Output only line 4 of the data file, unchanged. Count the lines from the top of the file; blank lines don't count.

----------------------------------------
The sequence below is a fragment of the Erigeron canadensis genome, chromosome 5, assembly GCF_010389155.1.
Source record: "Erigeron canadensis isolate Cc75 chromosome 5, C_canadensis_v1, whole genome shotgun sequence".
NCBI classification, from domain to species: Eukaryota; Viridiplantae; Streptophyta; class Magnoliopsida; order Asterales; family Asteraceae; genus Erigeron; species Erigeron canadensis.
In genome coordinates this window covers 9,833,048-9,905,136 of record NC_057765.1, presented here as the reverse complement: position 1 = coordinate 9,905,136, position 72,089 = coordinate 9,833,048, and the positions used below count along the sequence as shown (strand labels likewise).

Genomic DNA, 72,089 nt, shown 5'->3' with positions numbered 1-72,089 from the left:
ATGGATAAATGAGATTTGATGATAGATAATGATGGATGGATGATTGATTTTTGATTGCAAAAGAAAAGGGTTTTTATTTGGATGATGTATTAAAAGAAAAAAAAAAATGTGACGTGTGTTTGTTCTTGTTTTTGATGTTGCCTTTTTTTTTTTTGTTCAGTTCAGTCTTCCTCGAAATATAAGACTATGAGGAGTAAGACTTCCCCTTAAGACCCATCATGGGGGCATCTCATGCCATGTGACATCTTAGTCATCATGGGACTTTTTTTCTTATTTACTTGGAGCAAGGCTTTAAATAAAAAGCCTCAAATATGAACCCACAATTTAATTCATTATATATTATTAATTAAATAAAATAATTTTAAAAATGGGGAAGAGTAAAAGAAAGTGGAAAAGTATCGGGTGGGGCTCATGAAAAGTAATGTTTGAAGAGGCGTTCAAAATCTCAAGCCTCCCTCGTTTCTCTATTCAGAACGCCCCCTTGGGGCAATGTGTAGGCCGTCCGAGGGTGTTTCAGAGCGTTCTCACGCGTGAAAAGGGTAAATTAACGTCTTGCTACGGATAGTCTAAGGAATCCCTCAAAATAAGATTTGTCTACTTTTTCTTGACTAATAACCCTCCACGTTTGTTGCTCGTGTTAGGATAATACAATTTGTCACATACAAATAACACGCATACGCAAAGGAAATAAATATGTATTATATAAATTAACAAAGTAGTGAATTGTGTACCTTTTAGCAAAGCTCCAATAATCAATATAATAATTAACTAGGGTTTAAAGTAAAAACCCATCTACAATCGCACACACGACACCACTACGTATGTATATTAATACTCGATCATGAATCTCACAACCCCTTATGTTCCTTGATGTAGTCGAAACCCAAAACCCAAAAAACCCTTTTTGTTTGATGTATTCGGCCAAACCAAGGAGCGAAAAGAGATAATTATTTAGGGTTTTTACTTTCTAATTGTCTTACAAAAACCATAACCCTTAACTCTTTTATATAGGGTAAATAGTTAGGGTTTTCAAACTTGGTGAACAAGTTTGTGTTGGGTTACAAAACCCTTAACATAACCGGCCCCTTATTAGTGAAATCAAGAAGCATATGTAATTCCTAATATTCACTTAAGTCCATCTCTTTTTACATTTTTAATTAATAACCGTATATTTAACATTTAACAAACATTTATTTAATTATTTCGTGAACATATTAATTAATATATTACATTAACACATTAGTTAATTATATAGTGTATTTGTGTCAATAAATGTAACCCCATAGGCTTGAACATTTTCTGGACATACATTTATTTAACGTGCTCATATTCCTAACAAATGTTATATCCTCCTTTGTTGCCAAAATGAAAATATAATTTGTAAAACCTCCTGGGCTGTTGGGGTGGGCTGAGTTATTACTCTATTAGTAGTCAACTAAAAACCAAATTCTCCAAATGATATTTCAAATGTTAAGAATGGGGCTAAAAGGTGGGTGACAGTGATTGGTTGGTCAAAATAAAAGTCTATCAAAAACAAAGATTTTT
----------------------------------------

In genome coordinates this window covers 9,833,048-9,905,136 of record NC_057765.1, presented here as the reverse complement: position 1 = coordinate 9,905,136, position 72,089 = coordinate 9,833,048, and the positions used below count along the sequence as shown (strand labels likewise).